The Practice of a Broken Car
A day after writing about being thankful for what is, I find myself faced with the practice of believing that.
Awaking this morning with great plans to write a blog post then head out to do some Christmas shopping, I felt rather excited about the possibilities of the day. That is, until we were waiting in the car for the school bus while the rain dripped around us. I flashed my lights to signal a "hello" to the bus driver...and my radio turned off. (Not a good sign.)
By the time I pulled into the garage and turned off the car, the battery (or connection to it) was completely gone. No working car = no Christmas shopping.
I know we are fortunate. My husband gets home this afternoon. We'll be able to jump the battery and take the car to the repair shop. It'll be tight, but we'll still be able to pay bills if their is a repair needed.
I know I am fortunate. I am in a warm home with my daughter and dog. We had no appointments today, no one we are letting down because the car doesn't work.
And yet, that pull of "what could be", "what should be", "what might be" won't leave me alone. Frustration over change of plans and fear over cost of repairs floods my thoughts.
This. This is the practice. Where What Is meets What Was Expected. They don't match and therefore I am invited to practice.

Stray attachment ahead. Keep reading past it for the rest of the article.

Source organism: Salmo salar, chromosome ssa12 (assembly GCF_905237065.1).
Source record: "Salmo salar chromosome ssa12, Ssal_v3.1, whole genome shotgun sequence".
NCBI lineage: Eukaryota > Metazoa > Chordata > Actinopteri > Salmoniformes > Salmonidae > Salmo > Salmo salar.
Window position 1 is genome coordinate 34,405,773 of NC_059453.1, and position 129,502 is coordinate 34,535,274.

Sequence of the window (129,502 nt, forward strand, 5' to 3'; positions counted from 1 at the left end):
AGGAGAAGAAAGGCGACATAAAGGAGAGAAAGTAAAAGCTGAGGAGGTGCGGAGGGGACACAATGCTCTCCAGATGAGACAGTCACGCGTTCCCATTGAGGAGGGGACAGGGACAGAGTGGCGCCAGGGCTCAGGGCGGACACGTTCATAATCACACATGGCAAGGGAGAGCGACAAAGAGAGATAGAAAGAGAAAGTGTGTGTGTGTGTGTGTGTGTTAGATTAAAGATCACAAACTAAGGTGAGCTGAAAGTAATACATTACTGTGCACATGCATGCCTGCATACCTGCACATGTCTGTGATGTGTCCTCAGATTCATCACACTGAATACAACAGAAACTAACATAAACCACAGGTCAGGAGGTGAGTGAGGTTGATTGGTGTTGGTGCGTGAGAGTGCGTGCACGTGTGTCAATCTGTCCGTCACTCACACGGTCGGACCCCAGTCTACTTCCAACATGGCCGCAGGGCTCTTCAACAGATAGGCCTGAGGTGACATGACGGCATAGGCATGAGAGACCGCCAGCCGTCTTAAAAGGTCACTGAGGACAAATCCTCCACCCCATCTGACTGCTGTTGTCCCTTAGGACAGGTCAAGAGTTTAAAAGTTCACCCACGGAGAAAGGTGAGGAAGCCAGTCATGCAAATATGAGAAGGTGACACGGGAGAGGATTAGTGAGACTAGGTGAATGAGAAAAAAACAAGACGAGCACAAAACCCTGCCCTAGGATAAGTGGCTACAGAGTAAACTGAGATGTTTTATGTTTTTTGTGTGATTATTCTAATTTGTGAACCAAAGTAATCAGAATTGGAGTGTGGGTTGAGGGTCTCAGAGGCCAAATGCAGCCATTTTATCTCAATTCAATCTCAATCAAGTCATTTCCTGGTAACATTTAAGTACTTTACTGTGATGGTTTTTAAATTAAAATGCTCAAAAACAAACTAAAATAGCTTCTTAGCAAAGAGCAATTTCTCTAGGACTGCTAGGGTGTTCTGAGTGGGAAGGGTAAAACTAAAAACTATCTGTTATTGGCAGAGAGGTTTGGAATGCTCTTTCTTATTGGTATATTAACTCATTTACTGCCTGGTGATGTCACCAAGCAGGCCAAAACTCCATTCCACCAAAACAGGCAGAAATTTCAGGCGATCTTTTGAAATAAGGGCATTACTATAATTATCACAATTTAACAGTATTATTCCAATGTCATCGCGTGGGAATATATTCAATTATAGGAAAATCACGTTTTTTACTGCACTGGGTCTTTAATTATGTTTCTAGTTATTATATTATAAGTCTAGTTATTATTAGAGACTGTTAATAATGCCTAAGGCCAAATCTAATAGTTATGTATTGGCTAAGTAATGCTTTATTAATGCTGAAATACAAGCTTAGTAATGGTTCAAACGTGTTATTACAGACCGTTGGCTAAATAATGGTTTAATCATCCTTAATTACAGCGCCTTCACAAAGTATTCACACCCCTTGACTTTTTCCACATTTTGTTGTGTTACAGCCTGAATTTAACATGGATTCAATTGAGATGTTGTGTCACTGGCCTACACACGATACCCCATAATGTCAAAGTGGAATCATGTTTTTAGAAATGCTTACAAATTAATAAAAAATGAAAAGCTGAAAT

In thinking about what was expected, I feel trapped. Suddenly I want to do nothing more than get out. I'm craving Noodles & Company and freaked out over the tumble my daughter had (how would I get her to the doctor?!).
In thinking about what is, I feel alive. I have endless opportunities to create, dance with my daughter, delight in the deliciousness of a rainy day at home.
I will not reject my feelings of fear and disappointment. Yes, I'm angry! And it feels like crap knowing what I want to do and not being able to. But what we resist, persists. I will not cling to my projects at home. We still need to take care of the car this afternoon. I simply practice taking the next step in full awareness of my feelings of fortunate and misfortunate.
Every single moment of our lives is an invitation to experience the infinite possibilities of life. A weekend at a spa or a meditation hall offers no more opportunity than the car breaking down. Both invite me to breathe, to be aware of my actions and reactions, to be fully present. Both invite me to let go of judgments as to whether the situation is "good" or "bad", whether I am "lucky" or "unlucky"...and to just acknowledge what is happening.
You are given the same opportunities.
May we remember the practice and find peace in love, life, and broken down cars.